It is a special week in my home town of Baltimore, for it marks the 200th birthday of the Star Spangled Banner. The celebration runs the whole week, from Wednesday to Wednesday, and includes Ravens and Oriole’s games, a mock bombardment of the fort for the kids, a huge fireworks show, tall ships from around the world, US Navy warships, the incredible Blue Angles, and of course, tours of Ft. McHenry, the last defensive position in the Battle of Baltimore that withstood a forty-eight hour bombardment by the vaunted British Fleet.
Historians believe that, had Baltimore fallen, this country would not have been.
Something to think about, eh?
Watching the Oriole game this evening, I learned that Francis Scott Key was a lawyer, and he came to be on a British warship to negotiate the release of an American prisoner. But the British would not let him leave while the bombardment of Ft. McHenry was in progress. So he was aboard an enemy ship when dawn came, and he wrote the famous words that we know today as The National Anthem. The Star Spangled Banner was rumored to be a poem, set later to music, but according to Dr. David Hildebrand of the Colonial Music Institute (attribute-FoxNews.com) the words were always meant by Key to be a song, set to the tune of The Anacreontic Song (yeah ... I can’t pronounce it either).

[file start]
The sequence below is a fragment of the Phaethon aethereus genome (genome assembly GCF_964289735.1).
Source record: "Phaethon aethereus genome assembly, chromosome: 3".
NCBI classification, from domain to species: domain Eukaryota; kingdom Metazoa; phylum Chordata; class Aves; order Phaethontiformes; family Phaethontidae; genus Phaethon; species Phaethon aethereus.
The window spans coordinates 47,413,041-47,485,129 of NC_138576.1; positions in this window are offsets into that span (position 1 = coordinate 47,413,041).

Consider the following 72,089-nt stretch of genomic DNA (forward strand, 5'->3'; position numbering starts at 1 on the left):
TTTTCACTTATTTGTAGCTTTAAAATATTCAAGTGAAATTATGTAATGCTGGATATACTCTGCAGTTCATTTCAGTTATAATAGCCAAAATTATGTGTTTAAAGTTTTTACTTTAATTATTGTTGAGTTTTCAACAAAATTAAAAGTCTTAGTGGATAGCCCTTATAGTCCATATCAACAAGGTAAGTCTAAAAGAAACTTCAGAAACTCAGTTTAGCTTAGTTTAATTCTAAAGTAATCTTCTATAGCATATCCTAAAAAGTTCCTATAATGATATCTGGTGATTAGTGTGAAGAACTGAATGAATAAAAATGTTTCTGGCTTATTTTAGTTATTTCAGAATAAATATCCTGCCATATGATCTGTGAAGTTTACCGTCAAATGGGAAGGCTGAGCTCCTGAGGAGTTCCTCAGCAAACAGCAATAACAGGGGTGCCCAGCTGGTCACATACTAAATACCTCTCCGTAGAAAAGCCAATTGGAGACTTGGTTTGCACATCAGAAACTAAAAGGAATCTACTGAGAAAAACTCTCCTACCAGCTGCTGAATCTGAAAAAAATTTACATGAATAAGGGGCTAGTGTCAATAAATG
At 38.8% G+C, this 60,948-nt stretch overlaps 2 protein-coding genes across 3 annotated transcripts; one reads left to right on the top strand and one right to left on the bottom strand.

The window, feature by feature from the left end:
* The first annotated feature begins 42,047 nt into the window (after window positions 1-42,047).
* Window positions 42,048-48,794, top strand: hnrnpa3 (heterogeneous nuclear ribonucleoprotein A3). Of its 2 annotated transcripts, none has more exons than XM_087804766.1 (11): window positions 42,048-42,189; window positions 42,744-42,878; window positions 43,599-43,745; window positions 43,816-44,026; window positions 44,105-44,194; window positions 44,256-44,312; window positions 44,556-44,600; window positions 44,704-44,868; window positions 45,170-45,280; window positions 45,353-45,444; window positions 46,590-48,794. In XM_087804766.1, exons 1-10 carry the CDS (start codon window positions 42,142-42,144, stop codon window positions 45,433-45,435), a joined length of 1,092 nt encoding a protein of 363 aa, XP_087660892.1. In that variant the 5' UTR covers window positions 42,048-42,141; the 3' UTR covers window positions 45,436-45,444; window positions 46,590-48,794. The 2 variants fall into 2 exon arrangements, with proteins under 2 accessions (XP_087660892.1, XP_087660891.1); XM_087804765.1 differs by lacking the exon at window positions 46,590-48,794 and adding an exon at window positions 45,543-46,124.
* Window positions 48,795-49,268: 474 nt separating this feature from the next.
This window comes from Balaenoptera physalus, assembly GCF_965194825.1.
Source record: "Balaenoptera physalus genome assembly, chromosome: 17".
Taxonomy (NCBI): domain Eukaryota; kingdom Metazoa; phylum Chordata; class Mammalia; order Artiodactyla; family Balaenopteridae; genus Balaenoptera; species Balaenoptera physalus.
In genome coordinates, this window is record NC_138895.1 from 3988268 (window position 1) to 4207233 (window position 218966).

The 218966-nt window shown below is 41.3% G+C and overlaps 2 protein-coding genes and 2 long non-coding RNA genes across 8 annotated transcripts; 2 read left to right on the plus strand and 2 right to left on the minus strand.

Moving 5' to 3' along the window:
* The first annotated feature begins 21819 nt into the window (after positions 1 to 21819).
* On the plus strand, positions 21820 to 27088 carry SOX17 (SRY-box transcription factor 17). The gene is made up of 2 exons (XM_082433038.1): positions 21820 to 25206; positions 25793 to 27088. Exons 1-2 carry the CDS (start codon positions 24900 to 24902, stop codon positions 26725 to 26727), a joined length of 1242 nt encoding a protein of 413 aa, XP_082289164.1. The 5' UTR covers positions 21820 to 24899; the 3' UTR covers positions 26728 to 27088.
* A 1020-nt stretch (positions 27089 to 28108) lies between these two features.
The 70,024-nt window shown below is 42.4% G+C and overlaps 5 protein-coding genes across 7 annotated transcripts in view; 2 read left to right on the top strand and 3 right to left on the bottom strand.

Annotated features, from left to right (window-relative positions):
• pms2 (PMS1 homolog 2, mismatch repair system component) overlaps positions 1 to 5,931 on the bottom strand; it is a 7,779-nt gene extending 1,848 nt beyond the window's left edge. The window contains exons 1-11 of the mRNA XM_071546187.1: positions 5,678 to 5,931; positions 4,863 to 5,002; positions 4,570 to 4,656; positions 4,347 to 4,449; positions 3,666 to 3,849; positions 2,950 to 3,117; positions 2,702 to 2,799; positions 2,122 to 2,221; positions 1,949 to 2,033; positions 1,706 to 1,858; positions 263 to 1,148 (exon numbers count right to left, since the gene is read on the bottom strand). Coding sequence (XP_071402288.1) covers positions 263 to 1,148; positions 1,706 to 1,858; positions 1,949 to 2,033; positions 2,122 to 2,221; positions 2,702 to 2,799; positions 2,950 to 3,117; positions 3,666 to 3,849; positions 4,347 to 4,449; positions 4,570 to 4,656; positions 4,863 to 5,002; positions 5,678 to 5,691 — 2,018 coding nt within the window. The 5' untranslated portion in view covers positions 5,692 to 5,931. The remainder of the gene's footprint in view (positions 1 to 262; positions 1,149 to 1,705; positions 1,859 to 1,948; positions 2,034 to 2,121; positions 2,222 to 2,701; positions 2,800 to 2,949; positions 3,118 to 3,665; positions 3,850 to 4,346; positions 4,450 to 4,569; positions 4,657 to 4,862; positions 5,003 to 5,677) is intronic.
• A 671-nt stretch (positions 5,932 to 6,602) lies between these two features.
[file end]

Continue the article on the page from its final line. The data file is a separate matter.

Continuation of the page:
“It is commonly believed that Francis Scott Key wrote ‘The Star Spangled Banner’ as a poem that was later set to music, but this is not the case. The structure doesn't match any poem.”
And … in case you didn't know, in the fourth and final stanza, are the words “In God is our trust.” Seems in this day and age of Political Correctness, where Prayer is forbidden in our schools, and God and Faith offend the Godless, God played a mighty big role in the formation of this country.
So we’re going to make an attempt to brave the crowds tomorrow early, and see if we can’t find a parking place downtown. I’m pretty sure the foray won’t be as bad as the War of 1812.
Happy Birthday, to the greatest flag in the world.
Ps. A final tidbit: The flag that flew over the fort had 15 Stars and 15 Stripes.
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